Most high-net-worth investors hire financial advisors to achieve their financial objectives and accountants to handle their tax matters, but too often the clients unintentionally put a wall between these two groups.
Although advisors and certified public accountants often view each other as competitors, separating the two roles is counterproductive. In fact, there is a universal financial benefit to playing nice in the sandbox, and it can benefit the advisor, the accountant and most importantly the client.
When advisors work together with a client’s tax team, it first and foremost helps identify potential tax savings opportunities for the client. It also reinforces a shared value proposition: We have both been hired to preserve and grow accumulated wealth, so how can we possibly do that in silos?
Beyond the primary charge, such collaboration is even a good way for advisors to develop relationships with accounting firms, which can turn into reliable new business referral sources.
That isn’t a pipe dream, either. It actually works, and in a perfect situation, the CPA might even become the client.
As we enter the home stretch of 2015, there is still plenty of time for advisors to start a productive dialogue with their clients’ tax professionals about tax savings. It bears stating the obvious: The sooner advisors do this, the more time they will have to strategize and execute.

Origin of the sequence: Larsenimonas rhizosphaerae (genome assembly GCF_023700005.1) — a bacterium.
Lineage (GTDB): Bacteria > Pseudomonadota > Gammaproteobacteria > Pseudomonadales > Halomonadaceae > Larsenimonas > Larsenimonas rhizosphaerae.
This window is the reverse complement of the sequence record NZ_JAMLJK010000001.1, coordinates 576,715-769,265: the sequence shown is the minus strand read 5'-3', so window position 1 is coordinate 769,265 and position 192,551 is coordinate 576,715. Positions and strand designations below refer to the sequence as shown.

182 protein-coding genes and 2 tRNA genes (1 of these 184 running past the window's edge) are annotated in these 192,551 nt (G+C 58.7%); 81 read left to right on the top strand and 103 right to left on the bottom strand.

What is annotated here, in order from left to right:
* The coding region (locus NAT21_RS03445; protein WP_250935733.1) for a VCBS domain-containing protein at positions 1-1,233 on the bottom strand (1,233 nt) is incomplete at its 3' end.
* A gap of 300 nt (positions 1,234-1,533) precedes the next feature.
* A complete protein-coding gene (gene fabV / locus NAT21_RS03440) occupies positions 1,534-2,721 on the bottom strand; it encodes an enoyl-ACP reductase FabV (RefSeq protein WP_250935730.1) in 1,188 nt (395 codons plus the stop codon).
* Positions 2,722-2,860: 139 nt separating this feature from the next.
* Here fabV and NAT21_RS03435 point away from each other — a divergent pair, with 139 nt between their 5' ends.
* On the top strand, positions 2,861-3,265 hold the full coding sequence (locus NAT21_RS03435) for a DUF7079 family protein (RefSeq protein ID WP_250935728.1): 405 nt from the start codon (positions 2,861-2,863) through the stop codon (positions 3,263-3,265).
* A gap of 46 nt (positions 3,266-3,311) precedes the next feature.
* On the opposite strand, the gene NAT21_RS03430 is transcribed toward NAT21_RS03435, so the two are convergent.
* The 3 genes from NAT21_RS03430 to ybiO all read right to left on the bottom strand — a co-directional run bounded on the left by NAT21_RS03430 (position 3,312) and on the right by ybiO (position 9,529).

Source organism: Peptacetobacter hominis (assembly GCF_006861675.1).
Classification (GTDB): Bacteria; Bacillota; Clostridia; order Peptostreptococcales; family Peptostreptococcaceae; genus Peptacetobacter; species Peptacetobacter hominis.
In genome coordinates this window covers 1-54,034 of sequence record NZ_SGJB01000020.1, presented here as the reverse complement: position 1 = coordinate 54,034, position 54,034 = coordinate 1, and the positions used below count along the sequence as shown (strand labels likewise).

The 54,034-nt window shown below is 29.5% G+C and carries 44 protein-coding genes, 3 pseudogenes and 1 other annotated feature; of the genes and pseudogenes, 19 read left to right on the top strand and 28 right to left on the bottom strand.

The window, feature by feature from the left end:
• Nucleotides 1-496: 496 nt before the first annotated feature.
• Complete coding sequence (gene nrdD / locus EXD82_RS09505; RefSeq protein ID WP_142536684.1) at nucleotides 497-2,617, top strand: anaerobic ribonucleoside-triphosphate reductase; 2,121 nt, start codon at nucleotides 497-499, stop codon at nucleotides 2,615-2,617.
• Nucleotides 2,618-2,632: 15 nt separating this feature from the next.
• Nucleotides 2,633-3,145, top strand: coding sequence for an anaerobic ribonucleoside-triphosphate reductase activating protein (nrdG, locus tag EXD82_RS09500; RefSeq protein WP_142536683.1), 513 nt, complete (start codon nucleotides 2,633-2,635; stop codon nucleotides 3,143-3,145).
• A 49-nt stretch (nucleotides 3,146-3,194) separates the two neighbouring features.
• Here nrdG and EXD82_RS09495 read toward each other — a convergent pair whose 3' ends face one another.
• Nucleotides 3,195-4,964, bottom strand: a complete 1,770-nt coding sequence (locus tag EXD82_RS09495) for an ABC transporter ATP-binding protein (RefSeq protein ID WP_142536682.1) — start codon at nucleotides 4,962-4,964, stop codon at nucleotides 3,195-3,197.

Here are some guideposts for that process:
1. Plan a partnership. Make asking clients about their other specialist relationships a standard practice. When advisors first engage a client, they should inquire about other professional advisors, lawyers included and connect with them by phone and in person. It sets a professional tone of collaboration from day one and shows the client that their advisor is considering all their needs.
2. Let the tax man do his thing. Leave the tax responsibilities to the CPAs. Complex tax strategies need to be handled by tax specialists. Stepping back and not getting in the way benefits clients, strengthens the advisor’s relationship with the CPA and can lead to new business. We often refer our clients to CPAs, and they have reciprocated. This helps the relationship blossom and helps both sides build their businesses.
3. It is a matter of trust. Clients don’t want to get involved in the minutiae of financial planning. That is why it is essential that the client trusts us to interact with their tax teams while they go about their lives. Ultimately, direct contact between the advisor and the CPA produces more meaningful and efficient communication with the client, no matter the frequency.
If advisors and CPAs already agree that there are challenges working with industry counterparts on a client’s behalf, then they are already on the same page. It is the management of those potential challenges that can be the difference between setting roadblocks and creating opportunities.
Perhaps that is the start of the tax planning process becoming a mutually beneficial proposition.
Philip Lazzari is a partner and managing director at Snowden Lane Partners in Baltimore.
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